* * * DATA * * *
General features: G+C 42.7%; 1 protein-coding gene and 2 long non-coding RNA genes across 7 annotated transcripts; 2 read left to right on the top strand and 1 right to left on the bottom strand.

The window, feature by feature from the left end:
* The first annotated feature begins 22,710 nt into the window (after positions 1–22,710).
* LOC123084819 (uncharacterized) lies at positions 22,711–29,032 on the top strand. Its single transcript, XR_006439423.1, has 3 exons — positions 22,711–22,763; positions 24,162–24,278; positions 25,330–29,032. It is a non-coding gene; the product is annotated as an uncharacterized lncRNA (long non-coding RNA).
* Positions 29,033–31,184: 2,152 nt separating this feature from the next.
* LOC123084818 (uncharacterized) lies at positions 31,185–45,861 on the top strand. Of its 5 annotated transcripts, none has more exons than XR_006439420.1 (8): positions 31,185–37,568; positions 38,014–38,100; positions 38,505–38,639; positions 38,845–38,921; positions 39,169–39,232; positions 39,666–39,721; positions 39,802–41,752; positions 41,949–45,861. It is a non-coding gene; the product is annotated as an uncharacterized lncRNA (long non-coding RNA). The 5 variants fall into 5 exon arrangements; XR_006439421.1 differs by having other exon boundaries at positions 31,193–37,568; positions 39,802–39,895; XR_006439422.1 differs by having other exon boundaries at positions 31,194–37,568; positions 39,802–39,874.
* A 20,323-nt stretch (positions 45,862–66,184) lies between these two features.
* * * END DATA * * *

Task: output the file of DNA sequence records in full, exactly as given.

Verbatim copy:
General features: G+C 42.7%; 1 protein-coding gene and 2 long non-coding RNA genes across 7 annotated transcripts; 2 read left to right on the top strand and 1 right to left on the bottom strand.

The window, feature by feature from the left end:
* The first annotated feature begins 22,710 nt into the window (after positions 1–22,710).
* LOC123084819 (uncharacterized) lies at positions 22,711–29,032 on the top strand. Its single transcript, XR_006439423.1, has 3 exons — positions 22,711–22,763; positions 24,162–24,278; positions 25,330–29,032. It is a non-coding gene; the product is annotated as an uncharacterized lncRNA (long non-coding RNA).
* Positions 29,033–31,184: 2,152 nt separating this feature from the next.
* LOC123084818 (uncharacterized) lies at positions 31,185–45,861 on the top strand. Of its 5 annotated transcripts, none has more exons than XR_006439420.1 (8): positions 31,185–37,568; positions 38,014–38,100; positions 38,505–38,639; positions 38,845–38,921; positions 39,169–39,232; positions 39,666–39,721; positions 39,802–41,752; positions 41,949–45,861. It is a non-coding gene; the product is annotated as an uncharacterized lncRNA (long non-coding RNA). The 5 variants fall into 5 exon arrangements; XR_006439421.1 differs by having other exon boundaries at positions 31,193–37,568; positions 39,802–39,895; XR_006439422.1 differs by having other exon boundaries at positions 31,194–37,568; positions 39,802–39,874.
* A 20,323-nt stretch (positions 45,862–66,184) lies between these two features.